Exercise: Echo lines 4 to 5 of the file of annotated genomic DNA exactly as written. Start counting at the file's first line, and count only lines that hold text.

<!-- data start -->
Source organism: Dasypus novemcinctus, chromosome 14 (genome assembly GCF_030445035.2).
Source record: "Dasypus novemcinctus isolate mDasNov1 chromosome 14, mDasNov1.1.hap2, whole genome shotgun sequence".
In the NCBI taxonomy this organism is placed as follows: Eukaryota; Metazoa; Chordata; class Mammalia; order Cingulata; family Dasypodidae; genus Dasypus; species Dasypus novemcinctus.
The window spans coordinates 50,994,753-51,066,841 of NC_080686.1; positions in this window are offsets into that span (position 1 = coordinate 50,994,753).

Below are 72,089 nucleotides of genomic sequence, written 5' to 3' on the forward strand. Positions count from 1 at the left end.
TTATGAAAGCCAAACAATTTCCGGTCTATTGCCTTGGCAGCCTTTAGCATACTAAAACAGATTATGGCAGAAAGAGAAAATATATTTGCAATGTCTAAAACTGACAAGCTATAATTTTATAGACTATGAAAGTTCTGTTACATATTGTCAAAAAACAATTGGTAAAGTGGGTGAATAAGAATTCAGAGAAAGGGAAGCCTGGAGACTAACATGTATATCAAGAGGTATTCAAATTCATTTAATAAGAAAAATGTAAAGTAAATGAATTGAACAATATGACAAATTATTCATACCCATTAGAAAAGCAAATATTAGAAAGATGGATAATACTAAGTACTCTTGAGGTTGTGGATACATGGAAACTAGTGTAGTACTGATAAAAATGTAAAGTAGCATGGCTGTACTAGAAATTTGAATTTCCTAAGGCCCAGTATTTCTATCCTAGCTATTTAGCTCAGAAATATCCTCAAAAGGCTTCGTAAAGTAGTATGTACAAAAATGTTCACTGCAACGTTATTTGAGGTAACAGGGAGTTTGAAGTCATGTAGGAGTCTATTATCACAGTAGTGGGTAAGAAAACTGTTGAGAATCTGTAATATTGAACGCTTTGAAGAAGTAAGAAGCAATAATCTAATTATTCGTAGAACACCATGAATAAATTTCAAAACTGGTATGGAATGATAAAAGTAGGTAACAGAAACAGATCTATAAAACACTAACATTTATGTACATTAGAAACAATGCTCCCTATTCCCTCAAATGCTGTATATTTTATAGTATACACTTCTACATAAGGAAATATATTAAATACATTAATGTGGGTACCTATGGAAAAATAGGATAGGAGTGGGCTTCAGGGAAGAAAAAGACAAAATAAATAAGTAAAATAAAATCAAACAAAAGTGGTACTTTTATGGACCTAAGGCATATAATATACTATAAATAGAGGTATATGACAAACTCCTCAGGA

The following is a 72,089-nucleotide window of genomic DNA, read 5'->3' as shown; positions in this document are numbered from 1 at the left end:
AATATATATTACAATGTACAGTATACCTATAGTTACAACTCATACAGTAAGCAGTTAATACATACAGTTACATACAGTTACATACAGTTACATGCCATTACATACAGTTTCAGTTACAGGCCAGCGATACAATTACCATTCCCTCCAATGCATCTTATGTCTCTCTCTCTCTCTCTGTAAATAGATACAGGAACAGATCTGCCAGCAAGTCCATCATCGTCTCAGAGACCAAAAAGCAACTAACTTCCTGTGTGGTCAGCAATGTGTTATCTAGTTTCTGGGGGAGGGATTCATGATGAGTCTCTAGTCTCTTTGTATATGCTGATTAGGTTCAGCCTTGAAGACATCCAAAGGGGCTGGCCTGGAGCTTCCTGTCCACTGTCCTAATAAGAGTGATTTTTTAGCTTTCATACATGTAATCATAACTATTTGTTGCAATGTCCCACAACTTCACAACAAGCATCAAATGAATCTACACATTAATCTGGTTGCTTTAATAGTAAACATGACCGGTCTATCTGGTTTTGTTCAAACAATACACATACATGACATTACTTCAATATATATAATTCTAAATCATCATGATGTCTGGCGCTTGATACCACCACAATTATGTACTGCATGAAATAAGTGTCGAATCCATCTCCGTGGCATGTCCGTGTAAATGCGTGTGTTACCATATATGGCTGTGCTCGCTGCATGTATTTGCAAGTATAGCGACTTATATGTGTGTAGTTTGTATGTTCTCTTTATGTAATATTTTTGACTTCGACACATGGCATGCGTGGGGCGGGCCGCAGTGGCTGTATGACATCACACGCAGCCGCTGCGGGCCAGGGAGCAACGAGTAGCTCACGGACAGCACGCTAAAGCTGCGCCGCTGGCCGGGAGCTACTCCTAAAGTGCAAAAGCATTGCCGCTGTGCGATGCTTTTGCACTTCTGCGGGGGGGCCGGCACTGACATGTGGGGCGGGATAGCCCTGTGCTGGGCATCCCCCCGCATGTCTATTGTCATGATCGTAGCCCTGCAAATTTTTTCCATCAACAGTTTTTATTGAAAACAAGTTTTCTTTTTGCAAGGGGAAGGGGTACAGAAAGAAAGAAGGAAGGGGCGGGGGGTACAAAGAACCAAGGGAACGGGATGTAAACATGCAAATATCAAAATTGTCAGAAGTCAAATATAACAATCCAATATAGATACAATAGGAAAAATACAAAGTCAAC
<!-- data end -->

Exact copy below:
The window spans coordinates 50,994,753-51,066,841 of NC_080686.1; positions in this window are offsets into that span (position 1 = coordinate 50,994,753).

Below are 72,089 nucleotides of genomic sequence, written 5' to 3' on the forward strand. Positions count from 1 at the left end.